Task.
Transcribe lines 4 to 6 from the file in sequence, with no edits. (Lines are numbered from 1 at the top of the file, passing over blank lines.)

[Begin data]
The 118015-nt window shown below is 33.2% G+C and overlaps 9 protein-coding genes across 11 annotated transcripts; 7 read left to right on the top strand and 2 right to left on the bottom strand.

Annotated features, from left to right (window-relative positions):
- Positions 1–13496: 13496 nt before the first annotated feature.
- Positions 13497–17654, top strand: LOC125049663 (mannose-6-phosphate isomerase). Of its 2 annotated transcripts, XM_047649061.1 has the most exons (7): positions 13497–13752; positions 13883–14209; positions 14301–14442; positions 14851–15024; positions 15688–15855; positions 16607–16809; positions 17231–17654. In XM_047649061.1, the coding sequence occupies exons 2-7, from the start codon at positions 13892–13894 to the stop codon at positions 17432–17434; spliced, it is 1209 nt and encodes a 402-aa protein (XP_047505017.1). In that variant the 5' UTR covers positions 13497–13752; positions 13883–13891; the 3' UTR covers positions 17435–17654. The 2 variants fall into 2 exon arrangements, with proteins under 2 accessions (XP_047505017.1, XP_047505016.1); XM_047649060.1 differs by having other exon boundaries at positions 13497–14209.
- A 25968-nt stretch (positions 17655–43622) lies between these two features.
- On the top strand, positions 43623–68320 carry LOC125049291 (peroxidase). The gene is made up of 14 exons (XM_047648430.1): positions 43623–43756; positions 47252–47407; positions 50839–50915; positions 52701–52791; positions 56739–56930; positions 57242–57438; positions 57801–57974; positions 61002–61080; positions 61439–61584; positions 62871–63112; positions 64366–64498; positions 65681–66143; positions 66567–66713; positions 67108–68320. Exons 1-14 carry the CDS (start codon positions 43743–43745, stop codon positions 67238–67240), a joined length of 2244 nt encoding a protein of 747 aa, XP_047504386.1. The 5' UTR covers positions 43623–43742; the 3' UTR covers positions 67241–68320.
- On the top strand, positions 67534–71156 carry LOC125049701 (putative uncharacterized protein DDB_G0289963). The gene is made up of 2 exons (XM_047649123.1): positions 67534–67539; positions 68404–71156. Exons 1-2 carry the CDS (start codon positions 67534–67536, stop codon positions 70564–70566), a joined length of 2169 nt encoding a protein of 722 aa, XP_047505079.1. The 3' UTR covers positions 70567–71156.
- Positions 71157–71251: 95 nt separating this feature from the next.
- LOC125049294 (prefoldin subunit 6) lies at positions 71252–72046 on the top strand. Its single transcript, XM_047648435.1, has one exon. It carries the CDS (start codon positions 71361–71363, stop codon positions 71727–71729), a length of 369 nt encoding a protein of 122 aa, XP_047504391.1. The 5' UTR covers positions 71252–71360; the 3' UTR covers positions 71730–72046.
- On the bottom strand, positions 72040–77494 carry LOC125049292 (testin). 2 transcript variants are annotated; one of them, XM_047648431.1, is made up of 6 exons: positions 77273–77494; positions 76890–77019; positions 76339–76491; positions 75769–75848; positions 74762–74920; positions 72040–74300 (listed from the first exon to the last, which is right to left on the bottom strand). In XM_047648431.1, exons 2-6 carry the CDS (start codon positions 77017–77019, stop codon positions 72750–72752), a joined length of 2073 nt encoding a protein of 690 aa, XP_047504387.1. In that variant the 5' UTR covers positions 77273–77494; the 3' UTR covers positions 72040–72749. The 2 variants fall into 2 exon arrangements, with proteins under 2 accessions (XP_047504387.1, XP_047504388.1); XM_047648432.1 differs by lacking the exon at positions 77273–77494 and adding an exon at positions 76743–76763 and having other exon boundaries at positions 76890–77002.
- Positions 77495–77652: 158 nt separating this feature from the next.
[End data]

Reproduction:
- Positions 13497–17654, top strand: LOC125049663 (mannose-6-phosphate isomerase). Of its 2 annotated transcripts, XM_047649061.1 has the most exons (7): positions 13497–13752; positions 13883–14209; positions 14301–14442; positions 14851–15024; positions 15688–15855; positions 16607–16809; positions 17231–17654. In XM_047649061.1, the coding sequence occupies exons 2-7, from the start codon at positions 13892–13894 to the stop codon at positions 17432–17434; spliced, it is 1209 nt and encodes a 402-aa protein (XP_047505017.1). In that variant the 5' UTR covers positions 13497–13752; positions 13883–13891; the 3' UTR covers positions 17435–17654. The 2 variants fall into 2 exon arrangements, with proteins under 2 accessions (XP_047505017.1, XP_047505016.1); XM_047649060.1 differs by having other exon boundaries at positions 13497–14209.
- A 25968-nt stretch (positions 17655–43622) lies between these two features.
- On the top strand, positions 43623–68320 carry LOC125049291 (peroxidase). The gene is made up of 14 exons (XM_047648430.1): positions 43623–43756; positions 47252–47407; positions 50839–50915; positions 52701–52791; positions 56739–56930; positions 57242–57438; positions 57801–57974; positions 61002–61080; positions 61439–61584; positions 62871–63112; positions 64366–64498; positions 65681–66143; positions 66567–66713; positions 67108–68320. Exons 1-14 carry the CDS (start codon positions 43743–43745, stop codon positions 67238–67240), a joined length of 2244 nt encoding a protein of 747 aa, XP_047504386.1. The 5' UTR covers positions 43623–43742; the 3' UTR covers positions 67241–68320.